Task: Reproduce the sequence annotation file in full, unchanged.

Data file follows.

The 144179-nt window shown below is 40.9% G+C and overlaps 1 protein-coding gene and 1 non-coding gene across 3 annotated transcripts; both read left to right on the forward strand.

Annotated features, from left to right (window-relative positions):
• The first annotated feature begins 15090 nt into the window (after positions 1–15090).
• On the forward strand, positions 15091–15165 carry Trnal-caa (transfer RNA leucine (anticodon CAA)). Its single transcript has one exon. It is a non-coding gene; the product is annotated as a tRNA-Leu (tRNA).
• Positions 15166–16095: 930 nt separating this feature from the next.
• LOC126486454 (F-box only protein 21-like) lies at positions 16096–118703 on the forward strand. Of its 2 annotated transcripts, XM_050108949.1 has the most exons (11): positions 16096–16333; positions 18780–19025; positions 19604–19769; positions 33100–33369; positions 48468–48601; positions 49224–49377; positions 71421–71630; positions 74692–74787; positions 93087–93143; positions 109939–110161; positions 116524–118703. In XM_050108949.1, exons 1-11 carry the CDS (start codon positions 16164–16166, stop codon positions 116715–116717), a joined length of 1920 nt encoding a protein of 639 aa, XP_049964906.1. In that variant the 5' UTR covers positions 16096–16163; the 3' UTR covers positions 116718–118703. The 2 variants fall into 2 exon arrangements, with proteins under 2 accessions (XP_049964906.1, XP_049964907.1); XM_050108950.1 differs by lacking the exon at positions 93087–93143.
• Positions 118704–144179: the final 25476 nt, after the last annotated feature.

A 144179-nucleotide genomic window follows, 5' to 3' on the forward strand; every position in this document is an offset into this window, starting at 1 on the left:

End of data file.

The 144179-nt window shown below is 40.9% G+C and overlaps 1 protein-coding gene and 1 non-coding gene across 3 annotated transcripts; both read left to right on the forward strand.

Annotated features, from left to right (window-relative positions):
• The first annotated feature begins 15090 nt into the window (after positions 1–15090).
• On the forward strand, positions 15091–15165 carry Trnal-caa (transfer RNA leucine (anticodon CAA)). Its single transcript has one exon. It is a non-coding gene; the product is annotated as a tRNA-Leu (tRNA).
• Positions 15166–16095: 930 nt separating this feature from the next.
• LOC126486454 (F-box only protein 21-like) lies at positions 16096–118703 on the forward strand. Of its 2 annotated transcripts, XM_050108949.1 has the most exons (11): positions 16096–16333; positions 18780–19025; positions 19604–19769; positions 33100–33369; positions 48468–48601; positions 49224–49377; positions 71421–71630; positions 74692–74787; positions 93087–93143; positions 109939–110161; positions 116524–118703. In XM_050108949.1, exons 1-11 carry the CDS (start codon positions 16164–16166, stop codon positions 116715–116717), a joined length of 1920 nt encoding a protein of 639 aa, XP_049964906.1. In that variant the 5' UTR covers positions 16096–16163; the 3' UTR covers positions 116718–118703. The 2 variants fall into 2 exon arrangements, with proteins under 2 accessions (XP_049964906.1, XP_049964907.1); XM_050108950.1 differs by lacking the exon at positions 93087–93143.
• Positions 118704–144179: the final 25476 nt, after the last annotated feature.

A 144179-nucleotide genomic window follows, 5' to 3' on the forward strand; every position in this document is an offset into this window, starting at 1 on the left: